No matter if you’re a new hire or an experienced employee, accidents happen. Some of which will lead to injury. In fact, it happens more often than you might think. According to the U.S. Bureau of Labor Statistics, there were 2.1 million non-fatal1 and 4,764 fatal workplace injuries2 in 2020.
Although an injury — no matter how severe and where it occurs — can be devastating, there is no need to despair. If you find yourself unfortunate enough to be injured at work, there are programs in place to provide the compensation that you need.
You are able to find comprehensive details on the entire process with a quick online search. If you need a place to start, here is everything you should know about your options as an injured worker in the U.S.
What Should You Do?
When you first started at your job, you were most likely briefed on the company’s procedure for workplace injuries. However, that information is easy to forget when you’re more concerned about self preservation.
While your company’s procedures may differ slightly, there are only a few things to remember in a general sense.
Report the Injury
The first step to take when you’re injured on the job is to report the injury to a supervisor. Depending on the state, notifying your supervisor of the injury may need to be done in writing.
From there, the supervisor can address what caused your injury. Doing so will help avoid anymore injuries or potential damage.3
Seek Medical Attention
After notifying your supervisor, make sure to seek immediate medical attention.
No matter the severity of the injury, do not try to take care of it yourself. Get a professional to look over the injury as their report will be crucial in how much compensation you receive.
File a Claim
Once you’ve done your due diligence, it is time to file your worker’s compensation claim. The filing process may include providing medical reports to support your claim and filling out any state-mandated paperwork.4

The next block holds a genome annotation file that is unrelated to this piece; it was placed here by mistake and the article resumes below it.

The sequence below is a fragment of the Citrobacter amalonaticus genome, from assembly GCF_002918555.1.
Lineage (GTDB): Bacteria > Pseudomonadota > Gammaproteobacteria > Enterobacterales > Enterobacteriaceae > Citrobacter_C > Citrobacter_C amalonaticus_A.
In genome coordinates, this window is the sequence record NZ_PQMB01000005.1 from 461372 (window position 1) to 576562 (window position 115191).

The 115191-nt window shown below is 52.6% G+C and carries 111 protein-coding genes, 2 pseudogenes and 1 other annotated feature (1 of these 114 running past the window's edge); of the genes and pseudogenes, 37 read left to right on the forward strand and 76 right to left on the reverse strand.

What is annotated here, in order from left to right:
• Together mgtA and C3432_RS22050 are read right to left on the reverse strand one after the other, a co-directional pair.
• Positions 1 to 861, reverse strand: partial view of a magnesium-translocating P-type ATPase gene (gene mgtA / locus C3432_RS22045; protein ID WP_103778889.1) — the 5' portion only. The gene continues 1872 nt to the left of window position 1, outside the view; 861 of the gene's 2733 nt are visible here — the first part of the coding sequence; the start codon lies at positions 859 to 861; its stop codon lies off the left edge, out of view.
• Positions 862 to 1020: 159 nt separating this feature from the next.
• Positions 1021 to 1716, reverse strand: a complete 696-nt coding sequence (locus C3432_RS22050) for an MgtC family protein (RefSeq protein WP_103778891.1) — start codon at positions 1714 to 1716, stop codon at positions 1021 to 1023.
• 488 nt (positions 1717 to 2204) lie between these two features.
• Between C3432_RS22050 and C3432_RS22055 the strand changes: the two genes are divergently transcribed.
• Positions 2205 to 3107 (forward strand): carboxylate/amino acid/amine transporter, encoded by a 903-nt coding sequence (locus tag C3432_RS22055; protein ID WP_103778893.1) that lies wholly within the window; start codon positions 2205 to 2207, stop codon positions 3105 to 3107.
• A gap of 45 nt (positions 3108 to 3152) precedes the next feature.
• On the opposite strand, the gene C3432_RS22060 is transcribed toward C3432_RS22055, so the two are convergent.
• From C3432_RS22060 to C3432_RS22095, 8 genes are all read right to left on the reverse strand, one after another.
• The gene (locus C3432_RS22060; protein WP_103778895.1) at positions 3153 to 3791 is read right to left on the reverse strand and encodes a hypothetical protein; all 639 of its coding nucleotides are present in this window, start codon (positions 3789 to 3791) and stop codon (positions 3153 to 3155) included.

In order to get all the compensation you deserve, it is highly recommended that you seek out legal guidance from an attorney.5
If you’re injured on the job, the last thing you want to worry about is money. That’s why workers’ compensation, commonly shorten to “workers comp”, exists. This government-mandated program requires employers — except those in Texas — to have workers’ compensation insurance.
Through workers’ compensation insurance, employers provide monetary and health care benefits to employees that suffered job-related injuries and illnesses. In totality, they will cover:
- Medical expenses;
- Rehabilitation costs, and;
- A percentage — sometimes as high as two thirds — of the employee’s lost wages.
Applying for workers comp varies by state. However, most require employees to:
- Report the injury or illness to their employer, and;
- Write a detailed report on the injury, including photos and names of witnesses.
Be aware that by accepting workers comp, you waive the right to sue your employer for damages.6
In extreme cases, you may lose your job due to a workplace injury or illness. If that happens, you may be eligible for unemployment insurance.
Unemployment insurance provides temporary financial assistance to individuals that lost their job to no fault of their own on a weekly basis. How much an individual receives in benefits is based on a percentage of their earnings from the last 52 weeks of employment. Most states will provide unemployment insurance for a maximum of 26 weeks. However, that maximum may be extended in times of high unemployment.
Since unemployment insurance is provided by each state, the requirements needed for payment varies. In order to maintain eligibility, states will require that individuals do the following on a weekly or biweekly basis:
- File claims by mail or phone.
- Actively be looking for work.
- Report any earnings and job offers received.
- Report to the local claims office or American Job Center if requested.7